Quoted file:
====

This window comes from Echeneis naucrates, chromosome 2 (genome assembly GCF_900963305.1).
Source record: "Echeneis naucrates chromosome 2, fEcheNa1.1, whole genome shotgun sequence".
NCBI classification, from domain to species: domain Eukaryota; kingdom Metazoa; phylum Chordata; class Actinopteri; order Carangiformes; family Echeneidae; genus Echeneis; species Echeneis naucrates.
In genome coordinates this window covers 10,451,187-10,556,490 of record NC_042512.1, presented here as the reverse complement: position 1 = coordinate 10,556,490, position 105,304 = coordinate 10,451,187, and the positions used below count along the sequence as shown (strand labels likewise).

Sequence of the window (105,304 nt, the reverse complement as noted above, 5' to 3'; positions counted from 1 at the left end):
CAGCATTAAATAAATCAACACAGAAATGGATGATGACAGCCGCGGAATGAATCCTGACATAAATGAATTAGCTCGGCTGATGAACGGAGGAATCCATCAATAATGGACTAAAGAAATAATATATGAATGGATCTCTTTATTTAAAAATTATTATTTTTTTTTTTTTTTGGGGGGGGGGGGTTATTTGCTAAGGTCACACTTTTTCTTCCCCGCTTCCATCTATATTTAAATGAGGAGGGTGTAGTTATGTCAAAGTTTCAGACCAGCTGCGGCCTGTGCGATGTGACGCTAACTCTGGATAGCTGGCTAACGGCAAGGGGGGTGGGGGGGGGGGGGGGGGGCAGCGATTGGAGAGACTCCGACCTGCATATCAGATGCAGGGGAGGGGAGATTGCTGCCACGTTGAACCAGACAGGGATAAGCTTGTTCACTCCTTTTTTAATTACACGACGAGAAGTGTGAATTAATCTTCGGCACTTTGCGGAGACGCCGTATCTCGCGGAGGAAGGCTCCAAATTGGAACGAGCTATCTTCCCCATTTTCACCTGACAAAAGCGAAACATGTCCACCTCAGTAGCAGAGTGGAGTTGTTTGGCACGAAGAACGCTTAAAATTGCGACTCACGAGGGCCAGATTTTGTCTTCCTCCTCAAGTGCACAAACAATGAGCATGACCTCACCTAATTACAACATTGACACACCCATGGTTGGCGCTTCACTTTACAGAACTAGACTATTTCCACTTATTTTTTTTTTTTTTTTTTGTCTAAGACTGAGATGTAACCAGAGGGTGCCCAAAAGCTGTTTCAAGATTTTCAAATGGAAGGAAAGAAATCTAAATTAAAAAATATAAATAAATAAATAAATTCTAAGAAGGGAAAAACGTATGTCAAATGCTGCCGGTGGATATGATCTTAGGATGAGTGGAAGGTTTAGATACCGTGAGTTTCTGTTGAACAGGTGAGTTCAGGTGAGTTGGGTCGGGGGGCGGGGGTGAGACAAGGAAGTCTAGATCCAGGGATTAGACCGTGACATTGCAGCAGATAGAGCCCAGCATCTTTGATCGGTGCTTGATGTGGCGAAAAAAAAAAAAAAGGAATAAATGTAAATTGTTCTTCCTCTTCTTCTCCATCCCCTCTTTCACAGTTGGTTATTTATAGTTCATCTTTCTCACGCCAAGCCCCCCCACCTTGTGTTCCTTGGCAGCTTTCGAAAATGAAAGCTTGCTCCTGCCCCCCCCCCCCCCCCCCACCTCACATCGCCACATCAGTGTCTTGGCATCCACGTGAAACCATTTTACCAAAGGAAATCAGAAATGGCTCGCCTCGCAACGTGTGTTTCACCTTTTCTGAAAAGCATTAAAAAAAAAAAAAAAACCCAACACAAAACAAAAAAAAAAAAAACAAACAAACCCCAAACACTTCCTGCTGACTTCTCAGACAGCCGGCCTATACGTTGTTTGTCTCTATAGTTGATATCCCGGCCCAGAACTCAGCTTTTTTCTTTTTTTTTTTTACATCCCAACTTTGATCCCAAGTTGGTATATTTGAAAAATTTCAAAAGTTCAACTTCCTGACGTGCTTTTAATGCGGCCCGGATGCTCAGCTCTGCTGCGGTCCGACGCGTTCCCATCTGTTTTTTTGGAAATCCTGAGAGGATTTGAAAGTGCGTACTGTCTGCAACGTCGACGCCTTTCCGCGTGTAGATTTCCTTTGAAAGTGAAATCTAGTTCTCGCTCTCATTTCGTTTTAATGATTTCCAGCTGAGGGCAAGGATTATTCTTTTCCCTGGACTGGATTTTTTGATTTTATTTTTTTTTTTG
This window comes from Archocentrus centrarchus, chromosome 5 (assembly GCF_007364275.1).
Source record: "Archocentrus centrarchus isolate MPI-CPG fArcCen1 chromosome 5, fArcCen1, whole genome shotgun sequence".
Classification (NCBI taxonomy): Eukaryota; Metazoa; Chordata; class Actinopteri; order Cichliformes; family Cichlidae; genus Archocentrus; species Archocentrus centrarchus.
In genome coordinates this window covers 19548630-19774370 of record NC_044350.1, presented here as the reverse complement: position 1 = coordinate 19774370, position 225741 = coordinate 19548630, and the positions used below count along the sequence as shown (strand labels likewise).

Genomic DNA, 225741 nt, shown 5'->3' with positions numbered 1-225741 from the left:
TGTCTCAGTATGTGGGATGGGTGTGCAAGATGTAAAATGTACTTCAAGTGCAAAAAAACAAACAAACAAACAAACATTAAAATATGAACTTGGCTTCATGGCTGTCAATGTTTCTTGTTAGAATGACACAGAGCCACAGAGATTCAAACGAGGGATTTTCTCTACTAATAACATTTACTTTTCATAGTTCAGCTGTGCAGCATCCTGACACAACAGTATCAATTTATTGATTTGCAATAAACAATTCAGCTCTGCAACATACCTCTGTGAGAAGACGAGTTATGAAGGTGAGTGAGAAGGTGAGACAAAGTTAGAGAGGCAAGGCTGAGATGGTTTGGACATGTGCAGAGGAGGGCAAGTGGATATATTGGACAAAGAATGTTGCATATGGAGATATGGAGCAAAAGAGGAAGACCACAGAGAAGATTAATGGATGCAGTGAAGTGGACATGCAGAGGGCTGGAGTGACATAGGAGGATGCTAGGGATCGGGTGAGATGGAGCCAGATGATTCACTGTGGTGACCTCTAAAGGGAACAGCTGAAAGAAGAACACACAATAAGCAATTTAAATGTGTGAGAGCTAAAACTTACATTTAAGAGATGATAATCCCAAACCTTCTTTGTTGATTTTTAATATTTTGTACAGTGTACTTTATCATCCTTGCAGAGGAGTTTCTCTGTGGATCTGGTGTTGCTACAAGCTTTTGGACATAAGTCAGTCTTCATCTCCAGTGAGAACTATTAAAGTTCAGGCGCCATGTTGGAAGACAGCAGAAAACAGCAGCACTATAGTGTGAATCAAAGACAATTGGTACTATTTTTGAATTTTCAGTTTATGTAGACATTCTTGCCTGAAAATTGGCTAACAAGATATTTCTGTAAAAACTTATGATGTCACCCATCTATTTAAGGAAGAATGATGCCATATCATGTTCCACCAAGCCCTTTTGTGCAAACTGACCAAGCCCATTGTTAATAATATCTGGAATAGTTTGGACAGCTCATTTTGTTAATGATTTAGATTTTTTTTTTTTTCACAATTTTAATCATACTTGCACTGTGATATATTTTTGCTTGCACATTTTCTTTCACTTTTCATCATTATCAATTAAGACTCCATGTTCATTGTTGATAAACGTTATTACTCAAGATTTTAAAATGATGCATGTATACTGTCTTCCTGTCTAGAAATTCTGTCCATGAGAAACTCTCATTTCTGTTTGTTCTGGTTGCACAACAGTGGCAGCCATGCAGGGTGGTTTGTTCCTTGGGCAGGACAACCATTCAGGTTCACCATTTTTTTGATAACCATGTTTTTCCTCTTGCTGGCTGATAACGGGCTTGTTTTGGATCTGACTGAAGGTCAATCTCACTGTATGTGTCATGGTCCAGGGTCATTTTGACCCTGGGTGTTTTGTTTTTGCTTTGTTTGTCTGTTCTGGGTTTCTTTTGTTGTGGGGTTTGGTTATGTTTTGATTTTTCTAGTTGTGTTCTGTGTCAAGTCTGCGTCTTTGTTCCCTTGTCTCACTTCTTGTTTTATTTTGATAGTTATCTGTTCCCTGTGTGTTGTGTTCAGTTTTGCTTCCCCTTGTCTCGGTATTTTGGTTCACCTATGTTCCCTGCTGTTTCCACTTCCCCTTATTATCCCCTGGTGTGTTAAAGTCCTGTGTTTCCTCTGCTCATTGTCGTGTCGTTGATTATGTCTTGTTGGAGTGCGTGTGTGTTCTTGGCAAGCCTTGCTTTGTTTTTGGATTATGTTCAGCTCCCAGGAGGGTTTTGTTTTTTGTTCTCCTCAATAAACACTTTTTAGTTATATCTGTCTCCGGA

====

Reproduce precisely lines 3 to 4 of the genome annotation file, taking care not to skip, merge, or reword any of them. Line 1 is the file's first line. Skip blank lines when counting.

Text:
NCBI classification, from domain to species: domain Eukaryota; kingdom Metazoa; phylum Chordata; class Actinopteri; order Carangiformes; family Echeneidae; genus Echeneis; species Echeneis naucrates.
In genome coordinates this window covers 10,451,187-10,556,490 of record NC_042512.1, presented here as the reverse complement: position 1 = coordinate 10,556,490, position 105,304 = coordinate 10,451,187, and the positions used below count along the sequence as shown (strand labels likewise).